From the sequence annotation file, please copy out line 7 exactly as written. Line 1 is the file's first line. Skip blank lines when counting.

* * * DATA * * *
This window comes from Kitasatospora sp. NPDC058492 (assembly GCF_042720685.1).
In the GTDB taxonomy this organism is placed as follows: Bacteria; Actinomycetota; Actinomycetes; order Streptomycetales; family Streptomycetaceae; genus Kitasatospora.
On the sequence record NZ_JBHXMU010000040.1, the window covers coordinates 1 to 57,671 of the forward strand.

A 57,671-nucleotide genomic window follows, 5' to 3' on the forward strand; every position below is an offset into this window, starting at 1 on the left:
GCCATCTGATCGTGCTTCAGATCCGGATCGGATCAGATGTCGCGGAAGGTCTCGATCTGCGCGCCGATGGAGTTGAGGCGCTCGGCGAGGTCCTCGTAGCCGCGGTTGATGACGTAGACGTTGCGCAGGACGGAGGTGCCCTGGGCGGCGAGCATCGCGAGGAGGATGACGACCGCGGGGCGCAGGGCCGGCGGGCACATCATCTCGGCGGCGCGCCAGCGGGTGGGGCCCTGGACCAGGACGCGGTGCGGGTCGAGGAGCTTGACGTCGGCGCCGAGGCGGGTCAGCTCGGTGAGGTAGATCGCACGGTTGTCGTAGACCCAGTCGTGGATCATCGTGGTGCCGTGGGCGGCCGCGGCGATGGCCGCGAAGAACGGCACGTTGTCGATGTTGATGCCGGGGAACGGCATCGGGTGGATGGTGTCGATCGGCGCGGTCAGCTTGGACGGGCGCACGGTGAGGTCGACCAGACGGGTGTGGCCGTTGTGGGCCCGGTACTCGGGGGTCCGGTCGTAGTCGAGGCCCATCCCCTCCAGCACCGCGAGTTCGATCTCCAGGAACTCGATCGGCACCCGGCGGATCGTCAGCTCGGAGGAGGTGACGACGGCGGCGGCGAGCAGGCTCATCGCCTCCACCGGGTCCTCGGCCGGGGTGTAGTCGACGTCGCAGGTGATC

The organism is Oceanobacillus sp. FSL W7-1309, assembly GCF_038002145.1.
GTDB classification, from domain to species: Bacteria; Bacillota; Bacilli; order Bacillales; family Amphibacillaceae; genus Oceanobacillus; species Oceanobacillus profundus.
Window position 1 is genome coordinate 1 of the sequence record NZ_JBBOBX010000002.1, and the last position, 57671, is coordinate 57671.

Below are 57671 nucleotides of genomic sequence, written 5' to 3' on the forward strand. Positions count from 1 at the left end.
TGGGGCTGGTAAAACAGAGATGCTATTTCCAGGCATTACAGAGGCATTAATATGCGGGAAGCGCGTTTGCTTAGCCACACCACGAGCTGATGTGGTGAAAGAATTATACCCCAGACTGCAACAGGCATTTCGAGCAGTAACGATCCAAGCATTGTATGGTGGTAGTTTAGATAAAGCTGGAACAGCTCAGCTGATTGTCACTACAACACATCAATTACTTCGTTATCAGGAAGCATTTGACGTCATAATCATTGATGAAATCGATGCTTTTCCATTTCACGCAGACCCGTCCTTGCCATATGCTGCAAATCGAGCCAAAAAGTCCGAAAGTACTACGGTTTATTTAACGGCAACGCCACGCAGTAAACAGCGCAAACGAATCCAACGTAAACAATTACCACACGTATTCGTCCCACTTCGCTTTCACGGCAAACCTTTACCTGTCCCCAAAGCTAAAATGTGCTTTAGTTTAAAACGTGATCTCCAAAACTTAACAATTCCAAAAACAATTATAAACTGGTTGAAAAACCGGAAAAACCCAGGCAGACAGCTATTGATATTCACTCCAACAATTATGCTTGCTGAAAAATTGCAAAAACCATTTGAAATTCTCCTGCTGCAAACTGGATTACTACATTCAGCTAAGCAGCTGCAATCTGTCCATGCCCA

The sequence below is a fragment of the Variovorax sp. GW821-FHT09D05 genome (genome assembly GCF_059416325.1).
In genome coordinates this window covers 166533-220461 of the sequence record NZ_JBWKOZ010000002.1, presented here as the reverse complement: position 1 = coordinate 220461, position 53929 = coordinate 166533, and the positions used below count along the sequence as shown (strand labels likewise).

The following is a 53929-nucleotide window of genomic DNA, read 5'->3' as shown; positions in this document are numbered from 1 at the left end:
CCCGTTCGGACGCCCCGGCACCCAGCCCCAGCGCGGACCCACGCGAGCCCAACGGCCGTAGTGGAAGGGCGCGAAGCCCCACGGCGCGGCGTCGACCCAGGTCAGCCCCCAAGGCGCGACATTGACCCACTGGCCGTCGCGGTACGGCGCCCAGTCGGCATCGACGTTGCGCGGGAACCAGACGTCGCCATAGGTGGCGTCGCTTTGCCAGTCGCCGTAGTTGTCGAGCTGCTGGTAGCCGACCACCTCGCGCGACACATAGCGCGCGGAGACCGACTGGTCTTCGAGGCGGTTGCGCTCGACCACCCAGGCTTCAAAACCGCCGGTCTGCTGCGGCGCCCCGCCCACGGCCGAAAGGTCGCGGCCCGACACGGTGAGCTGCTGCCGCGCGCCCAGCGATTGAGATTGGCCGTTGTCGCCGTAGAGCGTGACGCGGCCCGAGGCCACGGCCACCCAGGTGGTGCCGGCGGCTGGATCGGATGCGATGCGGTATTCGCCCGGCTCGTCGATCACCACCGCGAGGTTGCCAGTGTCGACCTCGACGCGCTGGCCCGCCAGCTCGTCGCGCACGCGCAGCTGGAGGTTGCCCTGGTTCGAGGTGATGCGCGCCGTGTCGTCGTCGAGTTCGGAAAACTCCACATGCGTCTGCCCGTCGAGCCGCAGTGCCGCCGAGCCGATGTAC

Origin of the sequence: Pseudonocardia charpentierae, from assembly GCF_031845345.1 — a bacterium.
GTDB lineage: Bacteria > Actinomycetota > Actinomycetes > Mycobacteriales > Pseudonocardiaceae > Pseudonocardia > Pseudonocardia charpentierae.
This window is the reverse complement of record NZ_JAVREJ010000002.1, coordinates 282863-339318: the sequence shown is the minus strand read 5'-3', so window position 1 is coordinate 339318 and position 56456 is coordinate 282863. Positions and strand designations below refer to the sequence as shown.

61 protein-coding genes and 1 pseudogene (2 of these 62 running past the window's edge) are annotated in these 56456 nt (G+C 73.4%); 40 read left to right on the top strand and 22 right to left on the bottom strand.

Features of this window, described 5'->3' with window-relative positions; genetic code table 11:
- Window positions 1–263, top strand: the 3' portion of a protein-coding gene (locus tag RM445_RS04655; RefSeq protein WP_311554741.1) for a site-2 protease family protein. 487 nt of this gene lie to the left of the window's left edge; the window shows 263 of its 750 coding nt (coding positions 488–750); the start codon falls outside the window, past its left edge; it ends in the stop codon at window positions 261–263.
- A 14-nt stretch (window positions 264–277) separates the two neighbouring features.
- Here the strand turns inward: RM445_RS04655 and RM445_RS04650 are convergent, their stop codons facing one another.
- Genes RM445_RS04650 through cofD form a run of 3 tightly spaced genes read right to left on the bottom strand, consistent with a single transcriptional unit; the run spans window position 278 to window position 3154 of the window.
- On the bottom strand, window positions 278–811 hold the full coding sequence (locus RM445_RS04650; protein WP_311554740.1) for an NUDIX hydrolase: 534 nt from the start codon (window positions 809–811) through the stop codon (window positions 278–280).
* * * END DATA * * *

GTDB classification, from domain to species: Bacteria; Bacillota; Bacilli; order Bacillales; family Amphibacillaceae; genus Oceanobacillus; species Oceanobacillus profundus.